We hope you don’t mind if we take a few minutes to tell you how much you mean to us. In the coming days, I know that many will be speaking about your class and your courage, and we’re honored to be among them.
When we heard the news, our heart sank. It was early Sunday morning when you closed your eyes and went to the Lord. And while we know that you must be busy getting reacquainted with old coaches, friends and family members in your new home, we want to remind you what you meant to us here on earth.
It’s hard to believe that is was fifty years ago that you starred in football, basketball and baseball at John Carroll Catholic High School in Birmingham. We always knew that you had big things ahead — and you took your special talents to Auburn, a college you picked over Alabama, Notre Dame and many others.
We always knew that while you were setting records at Auburn, your heart melted when that young lady named Jean Hicks was in your presence. And you knew that Jean was special — that’s why the two of you were married halfway through college.
The kind of man that you were was evident in 1971: after receiving a call that you had won the Heisman Trophy, you told the folks in New York that you would not travel to Manhattan to receive the award when they requested, telling them that Thanksgiving weekend was for family. Of course you gladly went to New York the following weekend and picked up your trophy while making one of the classiest acceptance speeches ever.
Pat, if you only knew how many people feel blessed to have known you — how many lives were enriched because of you: your former NFL teammates, your former players when you were an assistant coach at Auburn and UAB and a head coach at TCU and Samford are better men because of you.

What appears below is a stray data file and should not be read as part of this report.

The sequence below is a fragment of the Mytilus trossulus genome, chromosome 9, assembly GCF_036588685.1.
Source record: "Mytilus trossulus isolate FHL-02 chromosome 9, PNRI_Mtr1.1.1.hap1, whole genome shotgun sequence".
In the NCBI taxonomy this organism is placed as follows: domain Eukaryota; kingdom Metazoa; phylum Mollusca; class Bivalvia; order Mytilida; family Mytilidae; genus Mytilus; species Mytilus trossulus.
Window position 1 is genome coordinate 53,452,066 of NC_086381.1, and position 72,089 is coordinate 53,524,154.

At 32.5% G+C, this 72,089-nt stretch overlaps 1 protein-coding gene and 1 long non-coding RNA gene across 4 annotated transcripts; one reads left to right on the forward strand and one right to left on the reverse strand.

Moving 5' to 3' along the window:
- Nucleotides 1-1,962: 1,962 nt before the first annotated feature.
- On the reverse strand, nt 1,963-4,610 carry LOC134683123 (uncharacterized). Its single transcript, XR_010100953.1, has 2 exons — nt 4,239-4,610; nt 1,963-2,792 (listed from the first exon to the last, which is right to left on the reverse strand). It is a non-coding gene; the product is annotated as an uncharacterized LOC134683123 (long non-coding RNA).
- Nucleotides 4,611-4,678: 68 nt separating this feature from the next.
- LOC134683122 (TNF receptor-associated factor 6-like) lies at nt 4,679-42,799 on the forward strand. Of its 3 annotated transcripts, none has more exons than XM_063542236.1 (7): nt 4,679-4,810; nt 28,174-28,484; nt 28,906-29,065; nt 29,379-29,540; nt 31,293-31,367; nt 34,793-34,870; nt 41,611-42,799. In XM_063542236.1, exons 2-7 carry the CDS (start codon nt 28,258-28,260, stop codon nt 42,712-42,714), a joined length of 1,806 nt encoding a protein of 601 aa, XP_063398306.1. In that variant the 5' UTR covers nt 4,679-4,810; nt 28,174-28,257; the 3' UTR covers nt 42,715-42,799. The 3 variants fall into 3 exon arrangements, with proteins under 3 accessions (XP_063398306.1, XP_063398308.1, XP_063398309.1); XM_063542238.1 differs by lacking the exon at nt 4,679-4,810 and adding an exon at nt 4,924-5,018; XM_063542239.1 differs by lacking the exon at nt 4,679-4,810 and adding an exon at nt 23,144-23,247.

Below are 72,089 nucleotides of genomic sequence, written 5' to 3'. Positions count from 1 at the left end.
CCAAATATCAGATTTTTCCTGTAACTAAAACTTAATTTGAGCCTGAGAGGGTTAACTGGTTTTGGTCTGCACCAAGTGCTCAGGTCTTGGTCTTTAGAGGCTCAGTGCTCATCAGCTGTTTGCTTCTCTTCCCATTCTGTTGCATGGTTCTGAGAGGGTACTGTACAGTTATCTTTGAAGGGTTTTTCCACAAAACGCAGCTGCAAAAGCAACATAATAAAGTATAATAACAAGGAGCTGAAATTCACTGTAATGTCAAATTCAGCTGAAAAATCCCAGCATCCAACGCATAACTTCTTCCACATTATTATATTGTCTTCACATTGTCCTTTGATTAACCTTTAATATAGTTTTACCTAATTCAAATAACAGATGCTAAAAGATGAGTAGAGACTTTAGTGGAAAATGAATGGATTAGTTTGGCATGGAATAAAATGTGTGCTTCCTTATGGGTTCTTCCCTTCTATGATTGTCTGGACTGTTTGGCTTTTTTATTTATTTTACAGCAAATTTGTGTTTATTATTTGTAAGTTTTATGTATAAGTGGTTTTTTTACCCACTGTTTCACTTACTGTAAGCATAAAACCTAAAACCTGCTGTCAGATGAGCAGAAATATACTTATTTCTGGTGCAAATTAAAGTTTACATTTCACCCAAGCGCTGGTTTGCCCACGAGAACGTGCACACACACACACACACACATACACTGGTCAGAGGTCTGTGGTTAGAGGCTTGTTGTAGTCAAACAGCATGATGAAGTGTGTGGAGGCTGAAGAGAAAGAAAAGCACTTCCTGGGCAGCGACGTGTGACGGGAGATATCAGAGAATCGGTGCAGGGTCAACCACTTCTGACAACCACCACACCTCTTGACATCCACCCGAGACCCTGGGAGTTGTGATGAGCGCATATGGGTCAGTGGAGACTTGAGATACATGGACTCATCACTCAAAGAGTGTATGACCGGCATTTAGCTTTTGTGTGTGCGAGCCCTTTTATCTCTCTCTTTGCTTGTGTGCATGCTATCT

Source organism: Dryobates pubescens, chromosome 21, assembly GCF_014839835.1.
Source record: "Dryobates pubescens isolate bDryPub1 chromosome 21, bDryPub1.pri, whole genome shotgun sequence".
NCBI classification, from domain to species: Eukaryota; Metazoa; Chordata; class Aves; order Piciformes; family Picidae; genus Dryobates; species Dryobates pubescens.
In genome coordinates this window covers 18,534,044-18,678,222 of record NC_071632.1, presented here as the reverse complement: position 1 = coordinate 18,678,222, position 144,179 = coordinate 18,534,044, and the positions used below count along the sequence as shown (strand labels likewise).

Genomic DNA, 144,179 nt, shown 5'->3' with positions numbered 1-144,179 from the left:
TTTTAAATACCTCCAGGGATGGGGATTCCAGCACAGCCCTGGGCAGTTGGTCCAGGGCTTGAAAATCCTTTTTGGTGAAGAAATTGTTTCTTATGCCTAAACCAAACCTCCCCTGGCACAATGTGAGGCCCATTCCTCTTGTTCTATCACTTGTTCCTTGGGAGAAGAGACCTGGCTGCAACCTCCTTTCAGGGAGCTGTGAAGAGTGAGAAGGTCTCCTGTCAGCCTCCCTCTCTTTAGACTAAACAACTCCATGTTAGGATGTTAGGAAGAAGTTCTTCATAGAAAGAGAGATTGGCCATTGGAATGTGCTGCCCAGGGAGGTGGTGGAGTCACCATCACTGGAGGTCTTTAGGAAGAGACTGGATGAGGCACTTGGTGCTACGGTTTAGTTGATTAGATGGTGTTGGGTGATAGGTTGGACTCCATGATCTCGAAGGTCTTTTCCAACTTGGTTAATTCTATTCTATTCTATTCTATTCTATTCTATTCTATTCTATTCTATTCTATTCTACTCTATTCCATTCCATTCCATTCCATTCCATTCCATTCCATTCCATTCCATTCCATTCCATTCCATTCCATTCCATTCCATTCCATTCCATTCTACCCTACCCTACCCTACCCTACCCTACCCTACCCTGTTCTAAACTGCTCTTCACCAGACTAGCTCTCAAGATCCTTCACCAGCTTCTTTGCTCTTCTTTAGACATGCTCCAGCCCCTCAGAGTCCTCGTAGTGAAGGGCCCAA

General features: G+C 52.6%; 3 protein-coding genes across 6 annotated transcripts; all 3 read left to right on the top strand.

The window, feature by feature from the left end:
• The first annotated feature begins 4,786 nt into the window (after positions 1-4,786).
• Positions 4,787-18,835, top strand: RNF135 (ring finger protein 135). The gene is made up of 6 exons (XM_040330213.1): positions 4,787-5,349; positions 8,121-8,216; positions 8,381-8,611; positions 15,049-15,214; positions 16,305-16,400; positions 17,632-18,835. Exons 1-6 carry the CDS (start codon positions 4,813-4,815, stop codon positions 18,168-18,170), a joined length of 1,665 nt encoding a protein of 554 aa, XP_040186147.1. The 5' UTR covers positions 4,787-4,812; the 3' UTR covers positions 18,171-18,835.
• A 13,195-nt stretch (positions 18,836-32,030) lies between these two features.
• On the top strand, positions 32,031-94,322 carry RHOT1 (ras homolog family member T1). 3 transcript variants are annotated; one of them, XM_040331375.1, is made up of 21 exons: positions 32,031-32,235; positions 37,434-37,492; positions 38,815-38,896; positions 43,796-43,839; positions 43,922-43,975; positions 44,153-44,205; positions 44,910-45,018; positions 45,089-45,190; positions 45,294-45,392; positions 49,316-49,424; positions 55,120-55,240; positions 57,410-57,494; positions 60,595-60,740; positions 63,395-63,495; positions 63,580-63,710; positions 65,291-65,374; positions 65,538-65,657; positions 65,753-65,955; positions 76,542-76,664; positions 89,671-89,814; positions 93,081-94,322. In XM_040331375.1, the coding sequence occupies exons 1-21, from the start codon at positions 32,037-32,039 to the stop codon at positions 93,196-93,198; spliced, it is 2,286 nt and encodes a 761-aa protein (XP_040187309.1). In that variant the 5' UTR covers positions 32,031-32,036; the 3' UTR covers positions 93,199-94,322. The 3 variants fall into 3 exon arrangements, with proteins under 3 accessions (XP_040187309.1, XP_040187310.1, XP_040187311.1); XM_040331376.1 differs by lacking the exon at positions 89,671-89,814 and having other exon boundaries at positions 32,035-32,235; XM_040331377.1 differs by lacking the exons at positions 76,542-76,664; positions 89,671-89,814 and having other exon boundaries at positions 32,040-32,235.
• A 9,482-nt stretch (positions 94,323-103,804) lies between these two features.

Yet, after all of those years as a football player and coach; Birmingham businessman and civic leader; husband and father; the best example of your class and resilience began in 2003.
You told us last summer that you wouldn’t wish your daily struggles on anyone but made sure to finish by saying, “I’m blessed.” Sixteen years of fighting the effects of throat cancer drained your body but never drained your spirit. You didn’t complain, you didn’t mope, you simply fought the fight like not many could.
We want you to know that while we are mourning, we are also hopeful — hopeful that you can breath again, hopeful that you are no longer in pain and hopeful that you realize the number of those who loved you.
I imagine that you are worried about Jean. Allow us to remind you that Jean is surrounded by your three beautiful children, Kim, Kelly and Pat. And your grandchildren? While they are heartbroken, they know that you are in a special place. Kisses and hugs from Alex, Jay, Mallory, Joseph, Taylor, Lucy, John Michael and Claire will come your way daily until you are reunited. And Darryl DuBose, your longtime medical assistant who for years stood by your side? His life will forever be enriched by knowing you.
We’re already missing you terribly, Pat. But we want you to know that every once in a while, God sends us a gift, and often times our lives get so busy that we forget about that a special person is among us. Auburn fans and college football fans everywhere know that YOU were that gift.
Hold down the fort until we see you again our friend, and remember that our lives have been blessed with you in it. Despite our sadness, we are comforted in knowing that Heaven has gained an angel.
Note: *I was honored to be chosen by Pat and Jean last April to produce and edit Pat’s public service announcement for “Oral Cancer Awareness Week.” Pat wanted to leave a legacy of, among many other things, championing the fight against cancer.
I know that Pat would want you to hear his message, so I’ve included the spot below: